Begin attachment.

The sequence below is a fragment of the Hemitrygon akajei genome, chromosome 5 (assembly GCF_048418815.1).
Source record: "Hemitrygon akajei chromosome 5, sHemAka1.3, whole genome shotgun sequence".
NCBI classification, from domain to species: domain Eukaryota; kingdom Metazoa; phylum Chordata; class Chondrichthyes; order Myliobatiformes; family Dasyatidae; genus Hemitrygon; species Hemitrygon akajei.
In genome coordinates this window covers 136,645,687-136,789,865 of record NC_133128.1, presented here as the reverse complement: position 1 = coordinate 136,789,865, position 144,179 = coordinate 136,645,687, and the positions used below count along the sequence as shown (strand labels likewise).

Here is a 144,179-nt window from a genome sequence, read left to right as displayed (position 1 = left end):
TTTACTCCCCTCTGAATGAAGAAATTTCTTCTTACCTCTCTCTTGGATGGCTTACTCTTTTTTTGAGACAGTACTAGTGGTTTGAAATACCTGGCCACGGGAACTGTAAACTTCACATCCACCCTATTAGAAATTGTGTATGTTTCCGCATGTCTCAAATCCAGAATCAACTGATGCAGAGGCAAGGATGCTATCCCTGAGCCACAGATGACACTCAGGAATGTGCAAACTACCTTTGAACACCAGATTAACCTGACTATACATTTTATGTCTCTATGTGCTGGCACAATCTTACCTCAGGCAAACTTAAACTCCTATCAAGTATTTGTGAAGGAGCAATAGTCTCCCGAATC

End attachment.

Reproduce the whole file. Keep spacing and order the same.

The sequence below is a fragment of the Hemitrygon akajei genome, chromosome 5 (assembly GCF_048418815.1).
Source record: "Hemitrygon akajei chromosome 5, sHemAka1.3, whole genome shotgun sequence".
NCBI classification, from domain to species: domain Eukaryota; kingdom Metazoa; phylum Chordata; class Chondrichthyes; order Myliobatiformes; family Dasyatidae; genus Hemitrygon; species Hemitrygon akajei.
In genome coordinates this window covers 136,645,687-136,789,865 of record NC_133128.1, presented here as the reverse complement: position 1 = coordinate 136,789,865, position 144,179 = coordinate 136,645,687, and the positions used below count along the sequence as shown (strand labels likewise).

Here is a 144,179-nt window from a genome sequence, read left to right as displayed (position 1 = left end):
TTTACTCCCCTCTGAATGAAGAAATTTCTTCTTACCTCTCTCTTGGATGGCTTACTCTTTTTTTGAGACAGTACTAGTGGTTTGAAATACCTGGCCACGGGAACTGTAAACTTCACATCCACCCTATTAGAAATTGTGTATGTTTCCGCATGTCTCAAATCCAGAATCAACTGATGCAGAGGCAAGGATGCTATCCCTGAGCCACAGATGACACTCAGGAATGTGCAAACTACCTTTGAACACCAGATTAACCTGACTATACATTTTATGTCTCTATGTGCTGGCACAATCTTACCTCAGGCAAACTTAAACTCCTATCAAGTATTTGTGAAGGAGCAATAGTCTCCCGAATC